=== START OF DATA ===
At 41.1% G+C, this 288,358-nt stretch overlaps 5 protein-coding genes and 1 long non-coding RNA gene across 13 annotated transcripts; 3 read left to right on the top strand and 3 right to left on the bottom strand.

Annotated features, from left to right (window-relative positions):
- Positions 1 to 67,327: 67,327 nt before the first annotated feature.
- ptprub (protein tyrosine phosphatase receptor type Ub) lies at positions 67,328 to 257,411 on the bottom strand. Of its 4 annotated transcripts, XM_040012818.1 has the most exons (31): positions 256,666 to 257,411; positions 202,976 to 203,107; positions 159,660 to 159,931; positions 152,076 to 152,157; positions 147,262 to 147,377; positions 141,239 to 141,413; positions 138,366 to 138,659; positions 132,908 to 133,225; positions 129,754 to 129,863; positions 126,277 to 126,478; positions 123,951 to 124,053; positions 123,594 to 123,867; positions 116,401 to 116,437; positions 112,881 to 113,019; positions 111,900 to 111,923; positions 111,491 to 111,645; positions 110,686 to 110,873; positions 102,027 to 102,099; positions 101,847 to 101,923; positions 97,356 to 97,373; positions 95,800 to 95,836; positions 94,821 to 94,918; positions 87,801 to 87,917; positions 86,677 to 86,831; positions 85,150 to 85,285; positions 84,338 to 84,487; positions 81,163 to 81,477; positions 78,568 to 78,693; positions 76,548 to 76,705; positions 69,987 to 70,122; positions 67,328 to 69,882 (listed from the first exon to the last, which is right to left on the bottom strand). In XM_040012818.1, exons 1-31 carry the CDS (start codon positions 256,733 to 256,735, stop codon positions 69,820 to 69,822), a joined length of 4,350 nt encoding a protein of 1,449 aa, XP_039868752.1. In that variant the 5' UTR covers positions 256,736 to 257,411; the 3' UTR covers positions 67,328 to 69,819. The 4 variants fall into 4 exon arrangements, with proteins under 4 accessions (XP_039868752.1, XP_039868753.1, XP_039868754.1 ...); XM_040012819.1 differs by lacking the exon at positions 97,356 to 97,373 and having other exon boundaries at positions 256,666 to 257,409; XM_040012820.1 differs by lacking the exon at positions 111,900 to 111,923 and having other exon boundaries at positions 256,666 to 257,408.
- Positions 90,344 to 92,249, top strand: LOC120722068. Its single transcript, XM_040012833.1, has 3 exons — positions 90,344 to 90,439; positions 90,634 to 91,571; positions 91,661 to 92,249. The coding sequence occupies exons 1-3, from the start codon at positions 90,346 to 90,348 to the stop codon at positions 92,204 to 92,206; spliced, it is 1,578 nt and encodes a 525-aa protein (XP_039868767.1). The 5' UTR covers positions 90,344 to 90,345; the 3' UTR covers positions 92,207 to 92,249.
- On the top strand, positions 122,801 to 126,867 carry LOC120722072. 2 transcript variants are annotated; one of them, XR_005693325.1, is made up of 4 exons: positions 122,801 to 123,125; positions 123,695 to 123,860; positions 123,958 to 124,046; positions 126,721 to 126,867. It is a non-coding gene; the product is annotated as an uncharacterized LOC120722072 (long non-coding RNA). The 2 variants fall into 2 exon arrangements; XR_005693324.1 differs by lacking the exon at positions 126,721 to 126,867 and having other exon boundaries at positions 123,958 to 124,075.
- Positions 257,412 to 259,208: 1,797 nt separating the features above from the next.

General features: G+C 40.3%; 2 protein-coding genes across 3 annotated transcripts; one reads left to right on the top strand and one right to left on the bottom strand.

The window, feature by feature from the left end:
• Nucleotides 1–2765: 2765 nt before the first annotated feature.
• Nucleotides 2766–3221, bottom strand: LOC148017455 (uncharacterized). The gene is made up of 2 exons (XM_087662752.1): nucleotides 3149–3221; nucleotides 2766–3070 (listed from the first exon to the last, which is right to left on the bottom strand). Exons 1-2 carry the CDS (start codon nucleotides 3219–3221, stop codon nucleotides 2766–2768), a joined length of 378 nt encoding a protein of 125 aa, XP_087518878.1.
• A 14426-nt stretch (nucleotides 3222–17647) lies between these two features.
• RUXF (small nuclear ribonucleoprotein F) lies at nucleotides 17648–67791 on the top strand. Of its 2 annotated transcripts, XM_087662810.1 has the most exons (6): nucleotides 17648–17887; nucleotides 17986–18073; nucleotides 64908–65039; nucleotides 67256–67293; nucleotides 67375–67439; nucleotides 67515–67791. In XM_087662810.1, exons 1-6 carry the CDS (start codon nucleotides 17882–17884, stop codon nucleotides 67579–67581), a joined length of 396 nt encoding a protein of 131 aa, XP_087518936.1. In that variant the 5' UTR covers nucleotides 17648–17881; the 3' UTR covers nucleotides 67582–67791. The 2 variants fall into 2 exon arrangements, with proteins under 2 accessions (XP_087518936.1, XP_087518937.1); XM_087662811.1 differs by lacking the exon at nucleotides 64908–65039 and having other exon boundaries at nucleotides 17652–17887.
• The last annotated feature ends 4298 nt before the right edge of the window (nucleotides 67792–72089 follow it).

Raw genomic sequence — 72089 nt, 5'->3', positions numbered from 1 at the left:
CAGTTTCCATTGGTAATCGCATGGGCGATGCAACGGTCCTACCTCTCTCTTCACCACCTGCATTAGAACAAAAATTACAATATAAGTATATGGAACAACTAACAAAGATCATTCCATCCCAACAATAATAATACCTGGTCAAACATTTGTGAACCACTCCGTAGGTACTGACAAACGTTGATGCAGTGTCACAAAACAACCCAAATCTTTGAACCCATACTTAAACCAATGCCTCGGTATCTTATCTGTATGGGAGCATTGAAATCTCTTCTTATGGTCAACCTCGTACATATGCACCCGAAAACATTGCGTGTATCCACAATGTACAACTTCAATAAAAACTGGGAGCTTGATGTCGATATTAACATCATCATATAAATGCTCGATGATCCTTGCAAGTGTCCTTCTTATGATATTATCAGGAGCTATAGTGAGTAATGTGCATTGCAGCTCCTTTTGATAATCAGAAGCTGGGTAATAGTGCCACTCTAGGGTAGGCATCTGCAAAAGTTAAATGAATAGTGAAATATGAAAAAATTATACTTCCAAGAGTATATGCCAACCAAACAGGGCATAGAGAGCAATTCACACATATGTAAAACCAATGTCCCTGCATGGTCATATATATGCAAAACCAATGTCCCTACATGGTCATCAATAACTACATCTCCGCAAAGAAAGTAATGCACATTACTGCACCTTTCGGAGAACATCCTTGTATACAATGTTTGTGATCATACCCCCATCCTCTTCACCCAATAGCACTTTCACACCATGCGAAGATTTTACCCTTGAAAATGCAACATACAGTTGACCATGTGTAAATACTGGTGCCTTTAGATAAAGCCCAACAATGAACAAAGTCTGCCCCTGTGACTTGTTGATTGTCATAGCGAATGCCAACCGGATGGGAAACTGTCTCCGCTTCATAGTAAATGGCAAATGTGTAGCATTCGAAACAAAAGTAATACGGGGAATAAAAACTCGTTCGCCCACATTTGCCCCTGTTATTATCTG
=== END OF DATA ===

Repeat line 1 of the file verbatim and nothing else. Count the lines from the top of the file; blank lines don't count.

At 41.1% G+C, this 288,358-nt stretch overlaps 5 protein-coding genes and 1 long non-coding RNA gene across 13 annotated transcripts; 3 read left to right on the top strand and 3 right to left on the bottom strand.